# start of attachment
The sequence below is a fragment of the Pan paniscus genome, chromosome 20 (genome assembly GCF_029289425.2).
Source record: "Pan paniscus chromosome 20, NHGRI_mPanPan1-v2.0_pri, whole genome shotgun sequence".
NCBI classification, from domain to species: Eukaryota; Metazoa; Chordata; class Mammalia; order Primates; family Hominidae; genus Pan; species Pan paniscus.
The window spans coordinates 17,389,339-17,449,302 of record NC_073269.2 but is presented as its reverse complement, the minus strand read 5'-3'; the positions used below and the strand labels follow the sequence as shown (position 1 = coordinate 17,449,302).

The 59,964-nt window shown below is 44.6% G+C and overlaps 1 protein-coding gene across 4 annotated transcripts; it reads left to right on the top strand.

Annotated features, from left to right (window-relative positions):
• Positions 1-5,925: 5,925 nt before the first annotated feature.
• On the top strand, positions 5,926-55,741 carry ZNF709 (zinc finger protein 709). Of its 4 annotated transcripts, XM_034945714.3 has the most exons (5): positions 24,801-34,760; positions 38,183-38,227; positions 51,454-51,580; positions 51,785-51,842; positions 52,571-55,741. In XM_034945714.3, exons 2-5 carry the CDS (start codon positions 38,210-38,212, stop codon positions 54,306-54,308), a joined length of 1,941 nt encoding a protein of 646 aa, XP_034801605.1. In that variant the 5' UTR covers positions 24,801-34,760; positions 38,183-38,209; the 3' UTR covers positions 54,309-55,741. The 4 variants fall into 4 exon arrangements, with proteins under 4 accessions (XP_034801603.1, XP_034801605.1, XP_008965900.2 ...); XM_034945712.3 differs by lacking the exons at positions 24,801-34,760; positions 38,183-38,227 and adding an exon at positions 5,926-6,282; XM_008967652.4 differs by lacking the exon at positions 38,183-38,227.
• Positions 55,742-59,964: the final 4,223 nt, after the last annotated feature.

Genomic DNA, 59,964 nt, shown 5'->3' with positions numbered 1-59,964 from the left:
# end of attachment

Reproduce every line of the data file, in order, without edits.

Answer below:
The sequence below is a fragment of the Pan paniscus genome, chromosome 20 (genome assembly GCF_029289425.2).
Source record: "Pan paniscus chromosome 20, NHGRI_mPanPan1-v2.0_pri, whole genome shotgun sequence".
NCBI classification, from domain to species: Eukaryota; Metazoa; Chordata; class Mammalia; order Primates; family Hominidae; genus Pan; species Pan paniscus.
The window spans coordinates 17,389,339-17,449,302 of record NC_073269.2 but is presented as its reverse complement, the minus strand read 5'-3'; the positions used below and the strand labels follow the sequence as shown (position 1 = coordinate 17,449,302).

The 59,964-nt window shown below is 44.6% G+C and overlaps 1 protein-coding gene across 4 annotated transcripts; it reads left to right on the top strand.

Annotated features, from left to right (window-relative positions):
• Positions 1-5,925: 5,925 nt before the first annotated feature.
• On the top strand, positions 5,926-55,741 carry ZNF709 (zinc finger protein 709). Of its 4 annotated transcripts, XM_034945714.3 has the most exons (5): positions 24,801-34,760; positions 38,183-38,227; positions 51,454-51,580; positions 51,785-51,842; positions 52,571-55,741. In XM_034945714.3, exons 2-5 carry the CDS (start codon positions 38,210-38,212, stop codon positions 54,306-54,308), a joined length of 1,941 nt encoding a protein of 646 aa, XP_034801605.1. In that variant the 5' UTR covers positions 24,801-34,760; positions 38,183-38,209; the 3' UTR covers positions 54,309-55,741. The 4 variants fall into 4 exon arrangements, with proteins under 4 accessions (XP_034801603.1, XP_034801605.1, XP_008965900.2 ...); XM_034945712.3 differs by lacking the exons at positions 24,801-34,760; positions 38,183-38,227 and adding an exon at positions 5,926-6,282; XM_008967652.4 differs by lacking the exon at positions 38,183-38,227.
• Positions 55,742-59,964: the final 4,223 nt, after the last annotated feature.

Genomic DNA, 59,964 nt, shown 5'->3' with positions numbered 1-59,964 from the left: